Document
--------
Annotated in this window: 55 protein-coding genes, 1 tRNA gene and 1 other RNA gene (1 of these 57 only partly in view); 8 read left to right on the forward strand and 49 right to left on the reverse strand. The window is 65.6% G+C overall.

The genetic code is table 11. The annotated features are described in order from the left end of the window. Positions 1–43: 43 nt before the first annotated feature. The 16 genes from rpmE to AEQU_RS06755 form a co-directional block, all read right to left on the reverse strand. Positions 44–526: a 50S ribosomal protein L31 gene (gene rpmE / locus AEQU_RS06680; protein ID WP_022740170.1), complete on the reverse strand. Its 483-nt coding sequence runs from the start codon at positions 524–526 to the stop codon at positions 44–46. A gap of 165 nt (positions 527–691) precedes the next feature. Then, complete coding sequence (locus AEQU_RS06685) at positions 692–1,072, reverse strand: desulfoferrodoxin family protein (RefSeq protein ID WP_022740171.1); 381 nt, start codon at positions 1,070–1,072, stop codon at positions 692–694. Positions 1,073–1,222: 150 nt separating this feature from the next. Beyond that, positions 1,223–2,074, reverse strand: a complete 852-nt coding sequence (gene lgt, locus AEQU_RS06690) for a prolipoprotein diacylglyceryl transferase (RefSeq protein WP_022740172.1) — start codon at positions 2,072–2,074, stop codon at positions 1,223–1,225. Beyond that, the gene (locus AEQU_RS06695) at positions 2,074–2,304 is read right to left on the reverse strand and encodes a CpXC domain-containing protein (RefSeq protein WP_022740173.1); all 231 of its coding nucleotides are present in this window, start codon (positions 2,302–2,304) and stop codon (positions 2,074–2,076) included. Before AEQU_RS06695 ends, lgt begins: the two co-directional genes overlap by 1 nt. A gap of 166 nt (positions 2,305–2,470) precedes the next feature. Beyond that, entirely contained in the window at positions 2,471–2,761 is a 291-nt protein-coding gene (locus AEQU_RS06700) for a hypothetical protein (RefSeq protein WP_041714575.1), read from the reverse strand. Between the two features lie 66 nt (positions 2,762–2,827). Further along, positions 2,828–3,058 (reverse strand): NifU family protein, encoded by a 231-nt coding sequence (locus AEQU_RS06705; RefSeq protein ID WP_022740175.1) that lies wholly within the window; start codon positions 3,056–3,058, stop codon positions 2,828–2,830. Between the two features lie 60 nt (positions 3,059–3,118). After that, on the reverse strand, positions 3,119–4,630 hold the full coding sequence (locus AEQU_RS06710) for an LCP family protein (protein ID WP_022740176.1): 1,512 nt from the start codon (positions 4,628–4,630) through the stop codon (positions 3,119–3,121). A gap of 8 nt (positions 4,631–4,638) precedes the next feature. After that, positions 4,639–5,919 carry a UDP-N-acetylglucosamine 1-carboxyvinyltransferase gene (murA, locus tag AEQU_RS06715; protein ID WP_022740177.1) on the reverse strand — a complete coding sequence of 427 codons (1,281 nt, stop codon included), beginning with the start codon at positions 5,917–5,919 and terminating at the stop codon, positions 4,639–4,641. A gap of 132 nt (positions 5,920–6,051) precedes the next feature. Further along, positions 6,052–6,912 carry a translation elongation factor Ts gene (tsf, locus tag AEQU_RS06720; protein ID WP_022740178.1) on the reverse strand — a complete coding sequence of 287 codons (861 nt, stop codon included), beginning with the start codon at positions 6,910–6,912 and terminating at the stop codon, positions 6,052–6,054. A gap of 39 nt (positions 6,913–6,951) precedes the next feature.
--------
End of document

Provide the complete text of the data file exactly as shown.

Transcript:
Annotated in this window: 55 protein-coding genes, 1 tRNA gene and 1 other RNA gene (1 of these 57 only partly in view); 8 read left to right on the forward strand and 49 right to left on the reverse strand. The window is 65.6% G+C overall.

The genetic code is table 11. The annotated features are described in order from the left end of the window. Positions 1–43: 43 nt before the first annotated feature. The 16 genes from rpmE to AEQU_RS06755 form a co-directional block, all read right to left on the reverse strand. Positions 44–526: a 50S ribosomal protein L31 gene (gene rpmE / locus AEQU_RS06680; protein ID WP_022740170.1), complete on the reverse strand. Its 483-nt coding sequence runs from the start codon at positions 524–526 to the stop codon at positions 44–46. A gap of 165 nt (positions 527–691) precedes the next feature. Then, complete coding sequence (locus AEQU_RS06685) at positions 692–1,072, reverse strand: desulfoferrodoxin family protein (RefSeq protein ID WP_022740171.1); 381 nt, start codon at positions 1,070–1,072, stop codon at positions 692–694. Positions 1,073–1,222: 150 nt separating this feature from the next. Beyond that, positions 1,223–2,074, reverse strand: a complete 852-nt coding sequence (gene lgt, locus AEQU_RS06690) for a prolipoprotein diacylglyceryl transferase (RefSeq protein WP_022740172.1) — start codon at positions 2,072–2,074, stop codon at positions 1,223–1,225. Beyond that, the gene (locus AEQU_RS06695) at positions 2,074–2,304 is read right to left on the reverse strand and encodes a CpXC domain-containing protein (RefSeq protein WP_022740173.1); all 231 of its coding nucleotides are present in this window, start codon (positions 2,302–2,304) and stop codon (positions 2,074–2,076) included. Before AEQU_RS06695 ends, lgt begins: the two co-directional genes overlap by 1 nt. A gap of 166 nt (positions 2,305–2,470) precedes the next feature. Beyond that, entirely contained in the window at positions 2,471–2,761 is a 291-nt protein-coding gene (locus AEQU_RS06700) for a hypothetical protein (RefSeq protein WP_041714575.1), read from the reverse strand. Between the two features lie 66 nt (positions 2,762–2,827). Further along, positions 2,828–3,058 (reverse strand): NifU family protein, encoded by a 231-nt coding sequence (locus AEQU_RS06705; RefSeq protein ID WP_022740175.1) that lies wholly within the window; start codon positions 3,056–3,058, stop codon positions 2,828–2,830. Between the two features lie 60 nt (positions 3,059–3,118). After that, on the reverse strand, positions 3,119–4,630 hold the full coding sequence (locus AEQU_RS06710) for an LCP family protein (protein ID WP_022740176.1): 1,512 nt from the start codon (positions 4,628–4,630) through the stop codon (positions 3,119–3,121). A gap of 8 nt (positions 4,631–4,638) precedes the next feature. After that, positions 4,639–5,919 carry a UDP-N-acetylglucosamine 1-carboxyvinyltransferase gene (murA, locus tag AEQU_RS06715; protein ID WP_022740177.1) on the reverse strand — a complete coding sequence of 427 codons (1,281 nt, stop codon included), beginning with the start codon at positions 5,917–5,919 and terminating at the stop codon, positions 4,639–4,641. A gap of 132 nt (positions 5,920–6,051) precedes the next feature. Further along, positions 6,052–6,912 carry a translation elongation factor Ts gene (tsf, locus tag AEQU_RS06720; protein ID WP_022740178.1) on the reverse strand — a complete coding sequence of 287 codons (861 nt, stop codon included), beginning with the start codon at positions 6,910–6,912 and terminating at the stop codon, positions 6,052–6,054. A gap of 39 nt (positions 6,913–6,951) precedes the next feature.